Tuesday, February 5, 2013

W.D.S.: Something Borrowed or Stolen?

Haley Scholars Spring 2013 Reading Groups 

By Cindy Lyles

In his essay “Something Borrowed,” Malcolm Gladwell describes how British playwright Bryony Lavery scripted a play using life details and quotes from psychiatrist Dorothy Lewis, as well as sayings from Gladwell’s previously published articles, as creative inspiration. Although Lavery contacted and cited Marian Partington as a source of inspiration for her hit play "Frozen," she somehow did not feel the same course of action was necessary for either Lewis or Gladwell.

In regards to not citing her sources, Lavery informed Gladwell that she “thought it was OK to use it. ... It never occurred to me to ask you. I thought it was news/” (238). Even if she felt justified in using the words and work of Lewis and Gladwell because it was just “news,” Lavery faced devastating effects for her actions. Accusations of her plagiarism left her disgraced and perhaps, publicly shunned after newspapers around the world learned of her “careless borrowing.”

As Gladwell points out, there is a lot of accepted, or at least tolerated, borrowing among musicians, but in writing, borrowing without attribution is policed down to the "level of the sentence." Aside from plagiarism being viewed as wrong and borrowing in certain artistic realms seeming less troubling, what do you think about the differences between the two and how they are viewed?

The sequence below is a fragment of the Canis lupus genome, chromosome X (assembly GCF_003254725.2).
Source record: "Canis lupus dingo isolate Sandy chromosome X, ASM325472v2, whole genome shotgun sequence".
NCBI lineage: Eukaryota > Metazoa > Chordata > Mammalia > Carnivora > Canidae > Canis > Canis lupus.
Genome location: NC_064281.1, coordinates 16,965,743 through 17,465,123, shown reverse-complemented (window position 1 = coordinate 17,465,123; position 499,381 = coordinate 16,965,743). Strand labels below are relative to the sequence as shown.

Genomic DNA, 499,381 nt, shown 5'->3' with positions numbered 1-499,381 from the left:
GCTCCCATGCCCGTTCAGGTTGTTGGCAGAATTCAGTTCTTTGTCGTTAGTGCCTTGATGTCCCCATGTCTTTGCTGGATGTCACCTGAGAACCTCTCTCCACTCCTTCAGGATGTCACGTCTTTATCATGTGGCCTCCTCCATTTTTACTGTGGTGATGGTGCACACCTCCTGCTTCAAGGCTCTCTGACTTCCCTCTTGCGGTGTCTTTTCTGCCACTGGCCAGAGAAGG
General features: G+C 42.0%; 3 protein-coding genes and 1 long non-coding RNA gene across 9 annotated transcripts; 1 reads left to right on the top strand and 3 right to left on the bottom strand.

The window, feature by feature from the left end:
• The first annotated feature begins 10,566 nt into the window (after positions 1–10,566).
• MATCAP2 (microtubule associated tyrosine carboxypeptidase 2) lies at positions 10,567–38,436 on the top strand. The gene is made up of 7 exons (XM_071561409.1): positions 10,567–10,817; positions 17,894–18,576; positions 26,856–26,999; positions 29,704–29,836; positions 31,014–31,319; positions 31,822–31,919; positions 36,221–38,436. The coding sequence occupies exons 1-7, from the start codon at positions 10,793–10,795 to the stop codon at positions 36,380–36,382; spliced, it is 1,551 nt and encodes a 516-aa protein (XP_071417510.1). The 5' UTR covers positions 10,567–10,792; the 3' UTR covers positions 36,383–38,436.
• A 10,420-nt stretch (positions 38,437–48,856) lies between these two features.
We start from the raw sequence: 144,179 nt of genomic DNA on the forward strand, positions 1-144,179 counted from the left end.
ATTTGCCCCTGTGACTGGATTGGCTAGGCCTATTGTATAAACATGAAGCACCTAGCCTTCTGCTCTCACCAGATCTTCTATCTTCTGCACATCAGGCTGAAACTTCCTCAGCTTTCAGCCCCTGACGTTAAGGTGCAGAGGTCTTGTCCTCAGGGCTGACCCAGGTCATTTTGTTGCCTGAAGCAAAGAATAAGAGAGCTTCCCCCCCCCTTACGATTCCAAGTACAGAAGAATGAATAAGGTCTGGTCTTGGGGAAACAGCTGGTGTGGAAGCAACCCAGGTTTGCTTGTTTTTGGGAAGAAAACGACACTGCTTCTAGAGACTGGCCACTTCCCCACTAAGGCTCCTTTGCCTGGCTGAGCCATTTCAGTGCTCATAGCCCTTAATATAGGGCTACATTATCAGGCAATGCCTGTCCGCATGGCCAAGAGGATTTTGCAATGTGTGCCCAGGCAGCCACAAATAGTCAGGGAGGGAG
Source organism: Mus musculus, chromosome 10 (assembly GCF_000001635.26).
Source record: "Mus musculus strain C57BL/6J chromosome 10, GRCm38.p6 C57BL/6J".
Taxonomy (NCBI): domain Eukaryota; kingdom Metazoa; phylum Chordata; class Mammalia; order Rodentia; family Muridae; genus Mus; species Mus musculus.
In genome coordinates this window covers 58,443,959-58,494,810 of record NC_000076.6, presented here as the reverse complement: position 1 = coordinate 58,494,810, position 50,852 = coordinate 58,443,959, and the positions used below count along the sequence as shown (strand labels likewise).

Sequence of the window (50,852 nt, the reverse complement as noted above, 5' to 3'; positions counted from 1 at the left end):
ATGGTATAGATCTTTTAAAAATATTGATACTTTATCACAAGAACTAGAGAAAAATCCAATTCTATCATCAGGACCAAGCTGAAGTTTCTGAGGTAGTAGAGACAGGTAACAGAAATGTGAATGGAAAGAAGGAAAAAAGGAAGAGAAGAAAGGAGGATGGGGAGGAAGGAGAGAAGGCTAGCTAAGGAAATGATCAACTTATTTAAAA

Sandra said...

Plagiarism, whether in music or in writing, is still plagiarism. The fact that it is more accepted in music may stem from the fact that some artists share music between industries. They write songs and music for other artists and do not always tell the fans. Writers, on the other hand are mostly independent. When writers collaborate it is usually made obvious to the public. There should not be discrimination between the two professions. When someone else's work is being passed of as one's own, there should be consequences.

joshua jones said...

The differences in plaigarism in writing and music are a little unfair. With music you are using another person's idea with little to no creative input from yourself when using the piece from the producer. With writing you can take people's ideas you agree with and basically make it your own and add to it.

Ajeenah Johnson-Brown said...

Plagiarism is plagiarism whether it is in music or writing. You must give a person credit for his or her work. In albums there is a whole pamphlet stating the producer and songwriter of each song. Therefore, a paper should always include the same. It is not fair for someone to do all the work and another person to take credit. Writers and musicians should have to follow the same rules.

Unknown said...

I agree with Sandra. Plagiarism is the same for music and writing. Before a song can be classified as a song, lyrics must be written. When a artist takes lines from a previous song without permission, it is the same as not citing a quote from an author. There is no difference in the two and a person should be punished for taking someone else ideas.